Digital archive on “Outsider Women” placed online by 3U

Teresa Deevy, once described as "the most important dramatist writing for the Irish theatre" and later as "too dangerous for the Irish stage."
Wednesday, September 2, 2015 - 10:15

In the year marking the 40th anniversary of International Women’s Year, a United Nations designation to celebrate women globally, 3U, a collaboration between Maynooth University, DCU, and RCSI, has launched “Outsider Women,” its first digital humanities exhibition focusing on the lives of three important, yet largely overlooked, women in Irish history.

  • Teresa Deevy - 1894-1963 - Irish dramatist, short story writer, and writer for radio.
  • Emily Winifred Dickson - 1866-1944 - Doctor of Medicine and Master of Obstetrics, first woman fellow of the Royal College of Surgeons in Ireland .
  • Agnes O'Farrelly (or Úna Ní Fhaircheallaigh) - 1874-1951 - Academic and Professor of Irish at University College Dublin (UCD), Irish language author and founding member of Cumann na mBan.

The exhibition can be accessed here.

In launching the exhibition, Professor Cathal Kelly CEO of RCSI, one of 3U’s partner institutions, said that “the online exhibition provides vital reflections on women’s contribution to Irish society in the past.  Through the exhibition, the public will be introduced to the significant achievements of these women, ranging from awards gained by Dickson during her studies at the RCSI, to a digital copy of 'Grádh agus Crádh' (1901), the first Irish language novel by a female author (O’Farrelly), to the hugely successful plays by Deevy, most notably her popular production, Katie Roche. In each case, these women contributed richly to the lives of their community and paved the way for other women to achieve success in their chosen field.”

Emily Winifred Dickson, Agnes Winifred O’Farrelly and Teresa Deevy each lived in different times and social worlds but are connected by two major themes – their contribution to their societies and their status as outsiders, either in their contemporary world or in our subsequent historical recordings of it.  Their lives ‘book end’ the great changes that took place in Ireland, especially for women in the late 1800’s and in the first half of the 20th Century.

Dr Jennifer Redmond, lecturer in the Department of History at Maynooth University, explains: “The theme of outsider women reflects the contemporary time these women were in, where they found it difficult to access institutions of power, jobs or a prominent role in cultural life or society. The theme also reflects how these women have become outsiders in terms of what we remember and what is recorded about these women – I believe they are important women to know and to learn about.”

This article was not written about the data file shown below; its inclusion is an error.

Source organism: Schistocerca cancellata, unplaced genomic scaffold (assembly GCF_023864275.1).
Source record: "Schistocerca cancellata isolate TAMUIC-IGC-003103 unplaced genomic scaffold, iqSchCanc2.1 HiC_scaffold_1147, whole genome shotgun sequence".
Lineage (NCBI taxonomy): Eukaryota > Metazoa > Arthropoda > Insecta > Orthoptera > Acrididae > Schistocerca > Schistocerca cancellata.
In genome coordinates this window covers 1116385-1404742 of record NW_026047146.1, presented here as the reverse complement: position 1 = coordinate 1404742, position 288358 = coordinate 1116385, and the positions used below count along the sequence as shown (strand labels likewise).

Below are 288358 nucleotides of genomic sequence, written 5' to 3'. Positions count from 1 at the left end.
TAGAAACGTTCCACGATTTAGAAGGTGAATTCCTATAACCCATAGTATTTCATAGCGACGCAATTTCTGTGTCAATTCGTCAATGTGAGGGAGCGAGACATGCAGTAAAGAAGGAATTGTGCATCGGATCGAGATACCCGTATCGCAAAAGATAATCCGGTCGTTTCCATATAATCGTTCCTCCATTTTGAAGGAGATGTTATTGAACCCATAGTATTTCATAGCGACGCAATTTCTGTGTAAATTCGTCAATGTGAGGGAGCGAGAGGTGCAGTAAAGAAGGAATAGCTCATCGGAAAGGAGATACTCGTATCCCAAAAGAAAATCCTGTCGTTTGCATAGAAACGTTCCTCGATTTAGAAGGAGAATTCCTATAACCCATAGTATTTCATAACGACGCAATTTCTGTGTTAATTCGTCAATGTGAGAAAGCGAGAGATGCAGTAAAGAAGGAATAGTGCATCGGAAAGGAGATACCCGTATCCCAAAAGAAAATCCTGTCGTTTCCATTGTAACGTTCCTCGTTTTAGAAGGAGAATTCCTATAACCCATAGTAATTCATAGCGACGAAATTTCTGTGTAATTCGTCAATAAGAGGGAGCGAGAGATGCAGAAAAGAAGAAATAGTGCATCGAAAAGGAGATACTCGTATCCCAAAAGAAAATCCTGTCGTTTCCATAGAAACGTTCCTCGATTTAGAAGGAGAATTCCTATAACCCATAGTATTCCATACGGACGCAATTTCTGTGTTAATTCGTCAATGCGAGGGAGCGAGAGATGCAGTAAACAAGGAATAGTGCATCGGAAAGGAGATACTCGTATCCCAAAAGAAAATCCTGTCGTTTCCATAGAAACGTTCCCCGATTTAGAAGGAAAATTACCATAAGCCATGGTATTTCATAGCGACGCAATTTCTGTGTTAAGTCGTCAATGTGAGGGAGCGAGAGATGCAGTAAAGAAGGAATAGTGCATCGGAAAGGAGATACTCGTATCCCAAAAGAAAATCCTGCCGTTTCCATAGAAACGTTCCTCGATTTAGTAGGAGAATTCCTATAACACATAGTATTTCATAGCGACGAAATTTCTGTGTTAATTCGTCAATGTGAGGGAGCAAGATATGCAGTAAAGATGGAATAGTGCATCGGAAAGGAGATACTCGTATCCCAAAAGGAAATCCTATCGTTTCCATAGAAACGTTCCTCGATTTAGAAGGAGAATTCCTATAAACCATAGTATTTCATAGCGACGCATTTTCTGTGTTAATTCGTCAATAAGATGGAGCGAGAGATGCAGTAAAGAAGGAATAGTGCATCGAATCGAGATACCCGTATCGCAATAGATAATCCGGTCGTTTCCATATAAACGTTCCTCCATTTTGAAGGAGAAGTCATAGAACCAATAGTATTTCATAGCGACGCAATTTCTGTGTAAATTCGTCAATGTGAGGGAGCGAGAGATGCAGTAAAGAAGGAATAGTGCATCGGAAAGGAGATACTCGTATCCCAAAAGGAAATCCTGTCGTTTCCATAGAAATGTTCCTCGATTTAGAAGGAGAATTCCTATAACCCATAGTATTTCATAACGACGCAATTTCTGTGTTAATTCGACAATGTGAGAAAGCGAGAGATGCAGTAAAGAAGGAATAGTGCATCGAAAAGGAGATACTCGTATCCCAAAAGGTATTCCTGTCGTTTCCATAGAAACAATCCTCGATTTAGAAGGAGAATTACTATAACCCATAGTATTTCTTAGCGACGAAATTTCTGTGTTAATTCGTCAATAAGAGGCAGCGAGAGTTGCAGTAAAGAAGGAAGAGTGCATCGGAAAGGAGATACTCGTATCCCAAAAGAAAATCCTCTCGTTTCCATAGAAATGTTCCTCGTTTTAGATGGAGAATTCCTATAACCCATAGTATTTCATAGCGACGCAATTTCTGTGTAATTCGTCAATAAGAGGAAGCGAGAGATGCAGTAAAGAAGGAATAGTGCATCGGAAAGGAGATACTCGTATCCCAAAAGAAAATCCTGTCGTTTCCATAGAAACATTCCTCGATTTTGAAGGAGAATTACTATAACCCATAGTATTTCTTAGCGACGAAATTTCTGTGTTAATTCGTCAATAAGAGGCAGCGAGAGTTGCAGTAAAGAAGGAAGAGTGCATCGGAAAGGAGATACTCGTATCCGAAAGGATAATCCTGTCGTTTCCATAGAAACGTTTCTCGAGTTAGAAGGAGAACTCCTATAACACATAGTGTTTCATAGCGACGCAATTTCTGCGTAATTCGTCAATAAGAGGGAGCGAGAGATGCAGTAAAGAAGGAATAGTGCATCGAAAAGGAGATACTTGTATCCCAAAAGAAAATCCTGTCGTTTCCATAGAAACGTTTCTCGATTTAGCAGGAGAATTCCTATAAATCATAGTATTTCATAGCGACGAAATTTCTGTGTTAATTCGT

Commenting on the launch, Dr Ruth Davis, Director for the 3U Partnership said that “the exhibition will enable those in Ireland and worldwide to appreciate the rich legacies of these three amazing Irish women for the Ireland of today.  Recognising their talents, energies and achievements at this point is timely and appropriate.”

Outsider Women is a collaborative venture by the 3U Partnership Libraries of Maynooth University, the Royal College of Surgeons of Ireland, and St. Patrick’s College, Drumcondra, a constituent college of Dublin City University along with the Department of History at Maynooth University.  Its key objectives are:

  • the creation of an Irish online, open access, digital humanities research resource that supports professional training in archives management,
  • to encourage collaboration between academic historians, librarians and archivists across the 3U Partner Institutions, and
  • the development of a template to guide the presentation of thematic digital collections to the public which combine academic scholarship with curated online archival collections from the libraries of Maynooth University, the Royal College of Surgeons in Ireland (RCSI), and St Patrick’s College, Dublin City University (DCU).

Click here to view the exhibition.

About 3U Partnership
3U PARTNERSHIP is a new force in Irish higher education that combines the complementary strengths of DCU, Maynooth University and RCSI. Our vision is to form a deep and sustainable partnership, which will enable us to achieve much more together than we ever could alone. 3U PARTNERSHIP enhances our ability to deliver richer educational opportunities for our students and to solve some of the major research problems of our time.